Titans is a fantasy card game mixing the casual card battle genre with deeper trading card game elements to provide an innovative hybrid of the two. You play as an Alchemist hunting for resources to craft powerful Titans to take into battle, enhancing, evolving and fusing Titans to come up with newer or stronger ones. It’s a bold, brave attempt at bringing the popularity of casual card battlers to a more strategic and tactical level of gameplay in a way we haven’t quite seen before.
So does this combination of TCGs and card battlers work? Read on to find out…
In Titans, there are largely two main kinds of gameplay you’ll see in this game – questing and battling (of which there are also a couple of types of battles). Players begin with a couple of basic Titans to take on their questing adventures through a range of different locations. A quest will take place over several screens worth of cards laid out into a grid. By turning over cards in the grid, the player will collect materials and fight enemies along the way while attempting to reach the door at the top of the screen. A Quest will usually be three or four of these screens, giving players lots of opportunities to turn over cards and collect materials needed for crafting. Starting a quest also uses Stamina, which is the energy system seen in many other social games.
One major gameplay mechanic here is that the amount of cards you can turn over per screen is determined by the overall Speed attribute of your Leader. The higher the speed, the more cards you can turn over. The Intelligence stat also plays a part, with a percentage chance of viewing a certain number of cards on the grid before stepping on them. This can help you go for materials or avoid enemies if you don’t want to fight them. Since your number of moves per screen is also a valuable resource, it pays to be able to avoid wasting them on enemy fights if you’re trying to go for crafting materials, XP and coins cards, so the Intelligence reveal mechanic is also helpful when questing.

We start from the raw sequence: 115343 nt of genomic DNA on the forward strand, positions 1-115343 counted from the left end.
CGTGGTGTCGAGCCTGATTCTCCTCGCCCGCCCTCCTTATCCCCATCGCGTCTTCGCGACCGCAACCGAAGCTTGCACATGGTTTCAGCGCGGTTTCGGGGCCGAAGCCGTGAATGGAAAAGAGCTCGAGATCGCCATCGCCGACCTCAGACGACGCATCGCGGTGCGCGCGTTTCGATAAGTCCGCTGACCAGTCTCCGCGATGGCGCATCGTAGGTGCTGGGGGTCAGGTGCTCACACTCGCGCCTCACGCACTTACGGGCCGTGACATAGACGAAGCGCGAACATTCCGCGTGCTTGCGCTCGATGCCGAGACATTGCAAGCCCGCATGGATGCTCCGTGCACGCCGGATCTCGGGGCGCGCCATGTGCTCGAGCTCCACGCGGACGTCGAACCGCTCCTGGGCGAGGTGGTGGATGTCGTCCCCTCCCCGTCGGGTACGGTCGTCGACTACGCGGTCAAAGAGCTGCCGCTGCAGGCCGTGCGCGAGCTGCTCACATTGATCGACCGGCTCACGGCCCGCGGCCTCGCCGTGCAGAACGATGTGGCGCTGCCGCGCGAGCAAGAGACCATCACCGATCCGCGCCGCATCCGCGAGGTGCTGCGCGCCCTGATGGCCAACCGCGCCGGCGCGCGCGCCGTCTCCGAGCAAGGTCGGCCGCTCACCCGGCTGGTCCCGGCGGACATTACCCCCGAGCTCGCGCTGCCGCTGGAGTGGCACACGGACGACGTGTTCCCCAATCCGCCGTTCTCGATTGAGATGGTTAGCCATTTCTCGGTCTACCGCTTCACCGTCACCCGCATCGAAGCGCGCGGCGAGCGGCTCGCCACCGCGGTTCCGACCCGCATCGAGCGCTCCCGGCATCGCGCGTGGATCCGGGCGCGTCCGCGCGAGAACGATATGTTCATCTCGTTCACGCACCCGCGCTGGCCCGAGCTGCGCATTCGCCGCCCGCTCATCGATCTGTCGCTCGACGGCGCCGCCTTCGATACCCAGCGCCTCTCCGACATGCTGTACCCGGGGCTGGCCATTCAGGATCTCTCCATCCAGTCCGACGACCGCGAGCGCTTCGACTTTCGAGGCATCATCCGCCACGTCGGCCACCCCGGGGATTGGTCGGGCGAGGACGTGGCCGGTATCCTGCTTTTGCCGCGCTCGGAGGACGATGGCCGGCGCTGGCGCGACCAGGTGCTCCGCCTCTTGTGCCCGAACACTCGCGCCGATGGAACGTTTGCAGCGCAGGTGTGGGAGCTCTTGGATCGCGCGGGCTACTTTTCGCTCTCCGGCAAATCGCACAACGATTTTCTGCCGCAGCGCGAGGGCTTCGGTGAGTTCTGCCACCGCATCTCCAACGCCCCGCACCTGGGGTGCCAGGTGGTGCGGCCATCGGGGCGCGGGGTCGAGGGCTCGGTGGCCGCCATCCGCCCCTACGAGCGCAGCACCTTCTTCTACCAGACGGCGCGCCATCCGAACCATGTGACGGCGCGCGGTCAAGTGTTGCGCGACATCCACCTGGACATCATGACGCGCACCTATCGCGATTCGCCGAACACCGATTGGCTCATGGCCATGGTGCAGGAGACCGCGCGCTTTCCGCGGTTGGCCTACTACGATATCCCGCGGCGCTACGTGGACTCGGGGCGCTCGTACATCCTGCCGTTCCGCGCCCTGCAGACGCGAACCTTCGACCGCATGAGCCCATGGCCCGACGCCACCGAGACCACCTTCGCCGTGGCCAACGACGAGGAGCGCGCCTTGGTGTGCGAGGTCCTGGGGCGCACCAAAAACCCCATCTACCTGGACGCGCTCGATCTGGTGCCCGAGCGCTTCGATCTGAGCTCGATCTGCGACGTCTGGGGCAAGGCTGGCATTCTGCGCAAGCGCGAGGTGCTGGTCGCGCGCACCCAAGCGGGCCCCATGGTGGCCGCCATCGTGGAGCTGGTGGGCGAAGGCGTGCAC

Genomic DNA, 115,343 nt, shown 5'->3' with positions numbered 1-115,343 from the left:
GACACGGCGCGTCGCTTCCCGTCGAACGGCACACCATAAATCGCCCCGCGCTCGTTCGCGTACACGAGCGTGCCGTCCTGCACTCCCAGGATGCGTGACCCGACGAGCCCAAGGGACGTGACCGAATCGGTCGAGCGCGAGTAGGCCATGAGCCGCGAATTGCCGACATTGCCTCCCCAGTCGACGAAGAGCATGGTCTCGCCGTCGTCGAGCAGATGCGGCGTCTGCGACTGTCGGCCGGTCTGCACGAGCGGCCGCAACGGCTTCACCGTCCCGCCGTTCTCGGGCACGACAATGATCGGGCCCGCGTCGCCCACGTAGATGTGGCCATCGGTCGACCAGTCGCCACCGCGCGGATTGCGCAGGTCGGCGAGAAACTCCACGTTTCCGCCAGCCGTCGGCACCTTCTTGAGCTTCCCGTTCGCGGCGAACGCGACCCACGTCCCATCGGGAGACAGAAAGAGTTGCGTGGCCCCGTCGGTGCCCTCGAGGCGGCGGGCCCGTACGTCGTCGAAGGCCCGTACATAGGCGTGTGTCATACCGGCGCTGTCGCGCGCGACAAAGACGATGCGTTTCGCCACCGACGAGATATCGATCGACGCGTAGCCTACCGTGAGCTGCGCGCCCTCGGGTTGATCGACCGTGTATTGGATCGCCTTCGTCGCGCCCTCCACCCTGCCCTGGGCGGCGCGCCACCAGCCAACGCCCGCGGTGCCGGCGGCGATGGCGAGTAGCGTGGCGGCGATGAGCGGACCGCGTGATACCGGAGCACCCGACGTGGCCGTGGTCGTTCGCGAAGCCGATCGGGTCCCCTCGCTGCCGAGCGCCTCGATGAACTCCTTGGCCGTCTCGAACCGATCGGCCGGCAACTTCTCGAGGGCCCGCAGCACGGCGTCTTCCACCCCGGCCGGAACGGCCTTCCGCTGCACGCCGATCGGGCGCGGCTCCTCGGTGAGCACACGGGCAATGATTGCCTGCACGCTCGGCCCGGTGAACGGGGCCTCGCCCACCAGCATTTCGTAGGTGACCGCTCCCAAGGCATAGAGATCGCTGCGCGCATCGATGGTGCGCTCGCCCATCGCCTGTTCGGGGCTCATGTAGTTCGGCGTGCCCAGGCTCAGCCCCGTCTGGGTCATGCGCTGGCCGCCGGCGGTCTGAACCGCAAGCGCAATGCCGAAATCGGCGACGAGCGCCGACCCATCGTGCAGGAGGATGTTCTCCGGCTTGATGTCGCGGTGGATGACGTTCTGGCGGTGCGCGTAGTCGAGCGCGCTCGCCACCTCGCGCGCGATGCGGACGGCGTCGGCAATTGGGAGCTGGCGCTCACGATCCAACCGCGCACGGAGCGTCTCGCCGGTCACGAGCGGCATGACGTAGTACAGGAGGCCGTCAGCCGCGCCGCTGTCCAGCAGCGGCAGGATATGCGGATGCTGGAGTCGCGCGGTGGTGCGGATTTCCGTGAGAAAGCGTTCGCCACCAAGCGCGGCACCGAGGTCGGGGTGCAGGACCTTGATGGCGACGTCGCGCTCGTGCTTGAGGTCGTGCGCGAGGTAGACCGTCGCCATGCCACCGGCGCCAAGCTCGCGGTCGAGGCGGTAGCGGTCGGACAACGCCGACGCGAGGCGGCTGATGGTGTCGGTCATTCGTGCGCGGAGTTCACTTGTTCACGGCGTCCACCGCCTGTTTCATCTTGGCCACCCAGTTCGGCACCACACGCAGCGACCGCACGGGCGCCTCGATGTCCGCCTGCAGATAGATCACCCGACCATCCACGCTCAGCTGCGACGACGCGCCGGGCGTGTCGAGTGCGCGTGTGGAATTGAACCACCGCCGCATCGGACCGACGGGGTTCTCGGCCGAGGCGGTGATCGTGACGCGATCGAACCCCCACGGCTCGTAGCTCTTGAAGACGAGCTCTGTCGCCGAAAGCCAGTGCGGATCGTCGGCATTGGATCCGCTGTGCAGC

If you come across an enemy card it will initiate a quest combat battle. Your team of Titans will face off against a number of enemies until one team is wholly destroyed. Teams are arranged into two rows: the front and back. Back row Titans are protected by whatever is in the front row, so you’ll have to attack through those first, and similarly, you’ll need to put your more defensive Titans in the front to help cushion blows from enemies.
Attacking works simply enough – when it is your turn, you can touch the enemy target you want to be attacked and then tap your Titan to do the attacking. When enemies are killed, your attacking Titans will gain a little of energy from them which will fill up their skill bar. When their skill is ready to be used, you touch and drag your finger to the intended target for the skill to be activated on (see example image below).
Titans‘ combat system is simple, but effective. It provides more depth than most casual card battlers, as there is actually tactical strategy required here with choosing targets and attackers. The choice of your Leader Titan is also important because they give a secondary passive ability to all other Titans, like decreasing incoming damage or causing your attacks to potentially disable enemies’ abilities for a round.